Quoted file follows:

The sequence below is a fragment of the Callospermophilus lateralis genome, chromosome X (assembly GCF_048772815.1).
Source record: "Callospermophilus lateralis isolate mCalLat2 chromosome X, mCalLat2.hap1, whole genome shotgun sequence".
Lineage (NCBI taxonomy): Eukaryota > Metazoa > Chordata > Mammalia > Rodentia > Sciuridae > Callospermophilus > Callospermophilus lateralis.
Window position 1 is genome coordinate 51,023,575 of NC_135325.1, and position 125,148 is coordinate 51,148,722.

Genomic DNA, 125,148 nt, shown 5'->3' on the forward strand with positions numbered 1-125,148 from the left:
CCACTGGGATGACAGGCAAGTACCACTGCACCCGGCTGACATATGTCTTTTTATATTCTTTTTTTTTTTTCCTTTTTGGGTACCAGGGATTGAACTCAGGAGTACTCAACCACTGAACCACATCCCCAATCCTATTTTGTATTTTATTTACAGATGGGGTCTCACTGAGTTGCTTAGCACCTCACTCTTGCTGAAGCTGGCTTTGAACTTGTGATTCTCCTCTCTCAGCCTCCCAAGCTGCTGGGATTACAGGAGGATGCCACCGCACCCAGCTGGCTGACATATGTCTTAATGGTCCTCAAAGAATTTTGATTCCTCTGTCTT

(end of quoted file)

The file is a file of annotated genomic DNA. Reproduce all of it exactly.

The sequence below is a fragment of the Callospermophilus lateralis genome, chromosome X (assembly GCF_048772815.1).
Source record: "Callospermophilus lateralis isolate mCalLat2 chromosome X, mCalLat2.hap1, whole genome shotgun sequence".
Lineage (NCBI taxonomy): Eukaryota > Metazoa > Chordata > Mammalia > Rodentia > Sciuridae > Callospermophilus > Callospermophilus lateralis.
Window position 1 is genome coordinate 51,023,575 of NC_135325.1, and position 125,148 is coordinate 51,148,722.

Genomic DNA, 125,148 nt, shown 5'->3' on the forward strand with positions numbered 1-125,148 from the left:
CCACTGGGATGACAGGCAAGTACCACTGCACCCGGCTGACATATGTCTTTTTATATTCTTTTTTTTTTTTCCTTTTTGGGTACCAGGGATTGAACTCAGGAGTACTCAACCACTGAACCACATCCCCAATCCTATTTTGTATTTTATTTACAGATGGGGTCTCACTGAGTTGCTTAGCACCTCACTCTTGCTGAAGCTGGCTTTGAACTTGTGATTCTCCTCTCTCAGCCTCCCAAGCTGCTGGGATTACAGGAGGATGCCACCGCACCCAGCTGGCTGACATATGTCTTAATGGTCCTCAAAGAATTTTGATTCCTCTGTCTT